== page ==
ALBANY -- On April 20, an oil rig in the Gulf of Mexico exploded. Since then, thousands of gallons of oil have been gushing into the water -- having a direct impact on various industries.
The pains are being felt within Albany's economy, namely the area's seafood restaurants.
"Events such as these really demonstrate the supply chain and how interconnected the different segments of the economy are," Albany-Dougherty Economic Development Commission Spokeswoman Barbara Rivera Holmes said.
Austin Newman, owner of Austin's BBQ & Oyster Bar on Meredyth Drive, said that he may find himself unable to provide oysters in the next week or two.
"It will affect me tremendously," he said. "I'm not going to have any oysters. The good thing is that I can do other things; we'll just have to get creative."
The increased demand caused by seafood shortages could eventually result in prices doubling for oysters, and jumping by 20 percent for shrimp, Newman said.
Red Lobster, located on North Slappey Boulevard, will also feel the impact -- but not quite to the same degree.
"We have a diverse supply of seafood, so we've got to go to a lot of different places," General Manager Jason Moore said. "It does affect us, but there are other places we can tap from.
"We are supplied with such a large amount of seafood that we can't get it from one place."
Crawfish and red snapper are the types of fish the restaurant gets from the region, Moore said.
"The bulk of our stuff comes from Maine and Alaska," he said.
The overall impact is still yet to be seen, Moore said.
"It's a huge catastrophe," he said. "There a ton of families in that area that make a living out of this. This is so much more broad than seafood and fish."
Another industry the oil spill does have the potential to impact is retail gasoline, although it may be too early to see what that entails.
"I don't think there has been a tremendous impact," said Wright Woodall, owner of Woodall's. "A lot of it depends on what they do with the cleanup. The impact could be spread out over weeks or months."
As for the recent increase in price, Woodall said that is more likely due to the time of year.
"It tends to be on the higher side this time of year," he said. "It's hard to tell if (the oil spill has had) a lot of influence."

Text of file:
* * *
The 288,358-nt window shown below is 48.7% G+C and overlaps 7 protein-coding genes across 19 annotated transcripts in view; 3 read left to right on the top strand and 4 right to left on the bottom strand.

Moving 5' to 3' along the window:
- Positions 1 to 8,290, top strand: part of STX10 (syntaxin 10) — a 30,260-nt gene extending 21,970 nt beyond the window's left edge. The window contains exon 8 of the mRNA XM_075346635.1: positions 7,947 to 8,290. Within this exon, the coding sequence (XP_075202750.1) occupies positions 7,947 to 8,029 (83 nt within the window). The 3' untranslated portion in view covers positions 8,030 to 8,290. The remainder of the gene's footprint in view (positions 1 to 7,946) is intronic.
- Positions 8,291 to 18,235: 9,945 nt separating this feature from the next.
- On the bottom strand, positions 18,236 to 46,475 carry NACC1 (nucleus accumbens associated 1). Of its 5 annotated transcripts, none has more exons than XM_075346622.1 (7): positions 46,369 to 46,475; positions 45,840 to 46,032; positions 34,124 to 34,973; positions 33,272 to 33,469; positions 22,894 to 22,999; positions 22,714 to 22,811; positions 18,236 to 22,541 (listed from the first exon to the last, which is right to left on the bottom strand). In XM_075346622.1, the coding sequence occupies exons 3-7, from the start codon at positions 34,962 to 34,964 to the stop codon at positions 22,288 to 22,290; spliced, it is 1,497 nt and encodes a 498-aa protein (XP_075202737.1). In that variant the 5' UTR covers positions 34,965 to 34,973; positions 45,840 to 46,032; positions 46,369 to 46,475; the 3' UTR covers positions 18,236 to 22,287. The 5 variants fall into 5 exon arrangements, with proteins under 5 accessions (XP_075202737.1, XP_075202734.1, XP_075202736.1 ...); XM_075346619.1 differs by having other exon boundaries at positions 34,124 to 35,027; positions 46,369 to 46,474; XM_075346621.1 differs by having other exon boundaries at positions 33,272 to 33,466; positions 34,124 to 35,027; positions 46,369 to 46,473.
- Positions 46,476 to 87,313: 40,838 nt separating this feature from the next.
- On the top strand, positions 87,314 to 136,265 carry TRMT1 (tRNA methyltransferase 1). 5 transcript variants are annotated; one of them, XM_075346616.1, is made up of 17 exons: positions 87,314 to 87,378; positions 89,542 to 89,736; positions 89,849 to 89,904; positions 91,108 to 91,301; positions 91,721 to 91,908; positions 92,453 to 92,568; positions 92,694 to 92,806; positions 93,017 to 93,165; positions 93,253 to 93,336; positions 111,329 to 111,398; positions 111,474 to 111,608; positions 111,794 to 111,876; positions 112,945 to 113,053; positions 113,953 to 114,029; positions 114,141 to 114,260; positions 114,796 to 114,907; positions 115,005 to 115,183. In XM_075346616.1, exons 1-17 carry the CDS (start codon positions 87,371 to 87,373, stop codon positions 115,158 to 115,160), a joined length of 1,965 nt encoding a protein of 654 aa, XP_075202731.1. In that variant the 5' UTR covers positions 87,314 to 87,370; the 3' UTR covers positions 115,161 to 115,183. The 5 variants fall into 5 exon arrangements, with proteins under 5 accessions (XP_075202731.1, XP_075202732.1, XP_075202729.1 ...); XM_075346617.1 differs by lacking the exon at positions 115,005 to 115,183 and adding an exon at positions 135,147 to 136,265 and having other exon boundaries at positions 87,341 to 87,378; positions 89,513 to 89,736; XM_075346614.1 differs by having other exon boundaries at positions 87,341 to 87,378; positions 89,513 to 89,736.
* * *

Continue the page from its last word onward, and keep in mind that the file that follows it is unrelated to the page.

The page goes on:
In Albany, prices increased from $2.69 Sunday to $2.83 Monday. The AAA Fuel Gauge had the average price for regular unleaded at $2.75 for the Albany area on Monday, a 5-cent jump from a week ago.
The Georgia average was at $2.80, 5 cents higher than a week ago. The national average was at $2.90, compared to $2.88 the day before and $2.85 a week ago.
A representative who answered the phone at Lanier Oil told a Herald reporter Monday that nobody was available to comment on how the recent oil spill was impacting them.
As the mess in the Gulf has continued to balloon toward the coast, officials have also had to face the real possibility that tourism in the region could be compromised as people choose to spend their vacation further inland.
That impact has yet to be seen in Southwest Georgia.
"We haven't seen any impact," said Lisa Riddle, director of the Albany Convention and Visitors Bureau. "We are not close enough to notice it."
The transportation and trucking industries may not see much from it either.
"It doesn't really affect us," said Anne Wiggins, assistant to Fred Taylor, owner of Fred Taylor Company. "There has not been an impact that I have heard of."
A representative who answered the phone at Trans Power said a comment would not be available from officials Monday.
Obama administration officials were set to meet Monday with BP executives to press the company on how they will cover costs relating to the spill's cleanup. Some 210,000 galloons of crude oil a day are estimated to be spilling into the Gulf.
-- The Associated Press contributed to this report.